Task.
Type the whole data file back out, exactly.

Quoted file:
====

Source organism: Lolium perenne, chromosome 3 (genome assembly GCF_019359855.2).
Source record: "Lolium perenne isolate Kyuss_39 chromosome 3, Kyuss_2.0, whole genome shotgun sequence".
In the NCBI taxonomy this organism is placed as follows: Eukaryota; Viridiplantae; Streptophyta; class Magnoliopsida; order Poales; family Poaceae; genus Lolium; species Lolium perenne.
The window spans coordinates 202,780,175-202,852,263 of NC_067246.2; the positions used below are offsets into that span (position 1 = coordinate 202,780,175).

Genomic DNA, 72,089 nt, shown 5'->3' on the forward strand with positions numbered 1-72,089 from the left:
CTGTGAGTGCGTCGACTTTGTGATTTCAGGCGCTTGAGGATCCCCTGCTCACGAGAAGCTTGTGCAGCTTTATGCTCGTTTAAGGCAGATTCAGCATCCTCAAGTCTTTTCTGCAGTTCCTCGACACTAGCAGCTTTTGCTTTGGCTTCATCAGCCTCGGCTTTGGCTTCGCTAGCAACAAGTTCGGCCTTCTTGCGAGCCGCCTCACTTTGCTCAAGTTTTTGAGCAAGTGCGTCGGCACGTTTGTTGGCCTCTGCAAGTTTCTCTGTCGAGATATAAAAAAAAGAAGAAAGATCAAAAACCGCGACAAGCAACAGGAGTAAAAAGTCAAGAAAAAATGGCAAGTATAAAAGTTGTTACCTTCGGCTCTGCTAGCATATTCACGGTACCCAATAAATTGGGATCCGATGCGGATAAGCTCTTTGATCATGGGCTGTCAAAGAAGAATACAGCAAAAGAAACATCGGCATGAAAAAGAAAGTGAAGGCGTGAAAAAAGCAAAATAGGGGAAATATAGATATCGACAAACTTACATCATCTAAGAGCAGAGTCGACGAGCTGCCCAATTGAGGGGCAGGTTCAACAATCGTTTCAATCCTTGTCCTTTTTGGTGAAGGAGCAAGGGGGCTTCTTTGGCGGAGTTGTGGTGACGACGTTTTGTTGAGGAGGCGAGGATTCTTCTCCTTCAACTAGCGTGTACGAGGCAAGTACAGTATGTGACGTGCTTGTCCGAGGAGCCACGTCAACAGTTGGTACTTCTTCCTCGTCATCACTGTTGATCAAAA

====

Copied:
Source organism: Lolium perenne, chromosome 3 (genome assembly GCF_019359855.2).
Source record: "Lolium perenne isolate Kyuss_39 chromosome 3, Kyuss_2.0, whole genome shotgun sequence".
In the NCBI taxonomy this organism is placed as follows: Eukaryota; Viridiplantae; Streptophyta; class Magnoliopsida; order Poales; family Poaceae; genus Lolium; species Lolium perenne.
The window spans coordinates 202,780,175-202,852,263 of NC_067246.2; the positions used below are offsets into that span (position 1 = coordinate 202,780,175).

Genomic DNA, 72,089 nt, shown 5'->3' on the forward strand with positions numbered 1-72,089 from the left:
CTGTGAGTGCGTCGACTTTGTGATTTCAGGCGCTTGAGGATCCCCTGCTCACGAGAAGCTTGTGCAGCTTTATGCTCGTTTAAGGCAGATTCAGCATCCTCAAGTCTTTTCTGCAGTTCCTCGACACTAGCAGCTTTTGCTTTGGCTTCATCAGCCTCGGCTTTGGCTTCGCTAGCAACAAGTTCGGCCTTCTTGCGAGCCGCCTCACTTTGCTCAAGTTTTTGAGCAAGTGCGTCGGCACGTTTGTTGGCCTCTGCAAGTTTCTCTGTCGAGATATAAAAAAAAGAAGAAAGATCAAAAACCGCGACAAGCAACAGGAGTAAAAAGTCAAGAAAAAATGGCAAGTATAAAAGTTGTTACCTTCGGCTCTGCTAGCATATTCACGGTACCCAATAAATTGGGATCCGATGCGGATAAGCTCTTTGATCATGGGCTGTCAAAGAAGAATACAGCAAAAGAAACATCGGCATGAAAAAGAAAGTGAAGGCGTGAAAAAAGCAAAATAGGGGAAATATAGATATCGACAAACTTACATCATCTAAGAGCAGAGTCGACGAGCTGCCCAATTGAGGGGCAGGTTCAACAATCGTTTCAATCCTTGTCCTTTTTGGTGAAGGAGCAAGGGGGCTTCTTTGGCGGAGTTGTGGTGACGACGTTTTGTTGAGGAGGCGAGGATTCTTCTCCTTCAACTAGCGTGTACGAGGCAAGTACAGTATGTGACGTGCTTGTCCGAGGAGCCACGTCAACAGTTGGTACTTCTTCCTCGTCATCACTGTTGATCAAAA